NEW DELHI: Claiming that present day politics revolves around the interests of political parties than the nation, RSS chief Mohan Bhagwat on Sunday said attaining power was an easy task, but policy making on certain principles difficult. He added that victory and defeat depend on momentary waves, issues converted into calculations for votes.
“Even if a political party decides to work on ideological and policy lines, it gets defeated by those with selfish interests. In the absence of political maturity, parties tend to play with emotions for gaining power,” he added.
Bhagwat, in an interview to RSS mouthpieces Organiser and Panchjanya, gave a suggestion to address the debate around caste-based reservations. He suggested that a committee be formed to decide which categories require reservation and for how long. “A non-political committee like autonomous commissions should be the implementation authority, (while) political authorities should supervise them for honesty and integrity,” he said.
He talked about a host of issues advocating the inclusion of the principle of “Integral Humanism” as suggested by ideologue Deen Dayal Upadhyaya, whose birth centenary falls on September 25. His views also assume significance as the RSS had earlier in September held a meeting with the BJP and government in which PM Narendra Modi and senior ministers participated, to suggest policy changes.
“It is clearly evident that the nature and conduct of present day politics is not in tune with the principles of Integral Humanism. Presently, politics is not for the nation, not for the last man standing, but revolving around the interests of political parties… Attaining power is an easy task, but policy making on certain principles is difficult.”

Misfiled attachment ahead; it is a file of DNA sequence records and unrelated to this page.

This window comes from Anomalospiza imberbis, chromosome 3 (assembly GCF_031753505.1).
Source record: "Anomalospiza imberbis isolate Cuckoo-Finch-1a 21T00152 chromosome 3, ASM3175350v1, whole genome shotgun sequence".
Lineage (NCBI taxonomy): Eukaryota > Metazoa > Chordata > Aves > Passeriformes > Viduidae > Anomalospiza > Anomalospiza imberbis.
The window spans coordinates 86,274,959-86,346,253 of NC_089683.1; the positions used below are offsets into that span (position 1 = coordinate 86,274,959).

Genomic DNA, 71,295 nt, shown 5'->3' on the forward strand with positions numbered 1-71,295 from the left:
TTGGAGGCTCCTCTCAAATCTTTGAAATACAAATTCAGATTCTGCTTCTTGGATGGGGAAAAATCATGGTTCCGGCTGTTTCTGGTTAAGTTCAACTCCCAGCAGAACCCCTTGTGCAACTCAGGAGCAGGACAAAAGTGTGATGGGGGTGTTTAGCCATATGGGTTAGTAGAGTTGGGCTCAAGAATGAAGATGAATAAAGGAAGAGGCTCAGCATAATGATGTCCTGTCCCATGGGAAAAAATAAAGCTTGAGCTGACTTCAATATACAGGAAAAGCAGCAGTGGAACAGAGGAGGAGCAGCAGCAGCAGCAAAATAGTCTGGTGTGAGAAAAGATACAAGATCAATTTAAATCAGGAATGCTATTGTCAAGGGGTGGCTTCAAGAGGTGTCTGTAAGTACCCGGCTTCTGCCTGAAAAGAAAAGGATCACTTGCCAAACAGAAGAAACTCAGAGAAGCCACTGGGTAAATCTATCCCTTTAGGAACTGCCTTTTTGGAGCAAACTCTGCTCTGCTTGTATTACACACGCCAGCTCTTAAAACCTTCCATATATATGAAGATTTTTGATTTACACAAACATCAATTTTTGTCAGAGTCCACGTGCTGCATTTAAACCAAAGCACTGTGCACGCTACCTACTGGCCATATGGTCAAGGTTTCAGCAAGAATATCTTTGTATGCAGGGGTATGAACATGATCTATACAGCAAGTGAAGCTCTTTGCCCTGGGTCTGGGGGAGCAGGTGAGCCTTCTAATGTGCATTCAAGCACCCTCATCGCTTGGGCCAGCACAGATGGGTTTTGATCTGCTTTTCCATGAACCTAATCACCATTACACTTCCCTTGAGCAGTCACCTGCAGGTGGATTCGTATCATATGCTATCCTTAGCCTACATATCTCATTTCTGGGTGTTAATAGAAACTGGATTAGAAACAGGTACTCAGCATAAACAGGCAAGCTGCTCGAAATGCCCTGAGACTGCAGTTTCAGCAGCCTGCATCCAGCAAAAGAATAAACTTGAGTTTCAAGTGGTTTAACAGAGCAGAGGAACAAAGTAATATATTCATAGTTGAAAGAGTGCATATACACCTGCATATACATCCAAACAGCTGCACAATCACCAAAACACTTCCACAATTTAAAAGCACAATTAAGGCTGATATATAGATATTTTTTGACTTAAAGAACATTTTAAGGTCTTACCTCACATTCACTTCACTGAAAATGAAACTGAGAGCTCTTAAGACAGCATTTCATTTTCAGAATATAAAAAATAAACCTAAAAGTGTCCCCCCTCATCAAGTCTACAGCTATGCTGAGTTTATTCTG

“Society thinks on the same lines, as people also evaluate political parties and politicians on electoral victory and defeat and not what they do after the victory or defeat,” he said adding politics thus has become a race for attaining power. He advocated that the political system cannot be changed by only those in power. “If voters come out of petty interests, forgoing individual, caste or community interests in larger national interest, only then will the situation change. Then, political parties will also have to follow the rule. If real political reforms take place, then things can change.” Talking about political change, he argued that people do vote for change when the situation becomes unbearable for them but only consistent and stable political maturity of the society can transform the system.
On whether a change in government would mark the beginning of a new era and end of appeasement politics, Bhagwat said, “...merely a change of guard is not going to change the overall situation. If only one party tries to do that then there will always be doubt about how far they can go. If appeasement policies are followed, then how far they can go, I am not sure. Social awakening is necessary for this.”
Ultimately, people get the government they deserve, he added.